After decades of disputes over the authenticity of remains believed to be those of Russia’s former imperial family, who were murdered by Bolshevik revolutionaries in 1918, the Russian Orthodox Church has concluded a new six-year investigation into the matter, and will issue an official decision later this year.
On Thursday, the Church published a report from a commission set up in 2015, explaining that it had renewed its inquiries into the bodies’ identities due to fresh scientific advances, and that analysis had revealed a match between one skeleton, thought to be that of murdered Tsar Nicholas II, and DNA samples taken from his father, Alexander III.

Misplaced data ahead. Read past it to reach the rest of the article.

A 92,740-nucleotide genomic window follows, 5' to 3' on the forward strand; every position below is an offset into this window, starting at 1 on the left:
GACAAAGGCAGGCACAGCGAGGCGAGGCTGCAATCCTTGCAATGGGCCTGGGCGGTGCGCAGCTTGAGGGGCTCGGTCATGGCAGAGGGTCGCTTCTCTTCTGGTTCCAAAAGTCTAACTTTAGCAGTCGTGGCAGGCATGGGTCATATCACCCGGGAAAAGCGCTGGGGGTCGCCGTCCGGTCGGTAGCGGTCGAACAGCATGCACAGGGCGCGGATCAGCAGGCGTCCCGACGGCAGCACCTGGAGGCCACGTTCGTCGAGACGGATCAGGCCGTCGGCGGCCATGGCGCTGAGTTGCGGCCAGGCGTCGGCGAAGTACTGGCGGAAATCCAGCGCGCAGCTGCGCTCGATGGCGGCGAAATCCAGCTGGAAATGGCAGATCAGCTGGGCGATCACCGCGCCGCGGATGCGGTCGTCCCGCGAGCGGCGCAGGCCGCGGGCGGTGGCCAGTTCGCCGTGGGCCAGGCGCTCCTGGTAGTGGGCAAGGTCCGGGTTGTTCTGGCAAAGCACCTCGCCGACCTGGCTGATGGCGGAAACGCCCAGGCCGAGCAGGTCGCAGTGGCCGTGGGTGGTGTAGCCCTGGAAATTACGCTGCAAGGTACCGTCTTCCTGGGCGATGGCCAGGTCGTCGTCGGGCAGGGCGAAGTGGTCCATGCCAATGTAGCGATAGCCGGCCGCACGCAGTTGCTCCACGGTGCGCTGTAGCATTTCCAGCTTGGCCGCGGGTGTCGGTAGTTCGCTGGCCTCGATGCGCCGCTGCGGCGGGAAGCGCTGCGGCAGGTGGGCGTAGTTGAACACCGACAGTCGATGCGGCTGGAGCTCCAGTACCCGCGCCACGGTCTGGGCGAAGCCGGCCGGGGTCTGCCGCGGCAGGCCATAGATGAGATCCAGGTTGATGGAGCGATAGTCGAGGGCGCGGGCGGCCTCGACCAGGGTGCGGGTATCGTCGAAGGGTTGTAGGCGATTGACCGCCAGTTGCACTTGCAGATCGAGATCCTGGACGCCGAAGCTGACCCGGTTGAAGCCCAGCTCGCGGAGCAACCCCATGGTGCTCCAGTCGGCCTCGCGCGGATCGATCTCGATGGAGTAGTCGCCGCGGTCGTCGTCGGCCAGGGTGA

“Science does not stand in place,” the report states. “During the three decades since the first expert analysis, there have been new possibilities and methods of scientific study. For example, there has been a qualitative leap forwards in genetics, which has allowed scientists to speak with confidence on things that had previously only been hypotheses.”
Among the findings that the report summarizes, the commission compared samples from the bones said to belong to Nicholas II with DNA taken from the remains of his father, Alexander III, and found that the likelihood of paternity was 99.9999988%.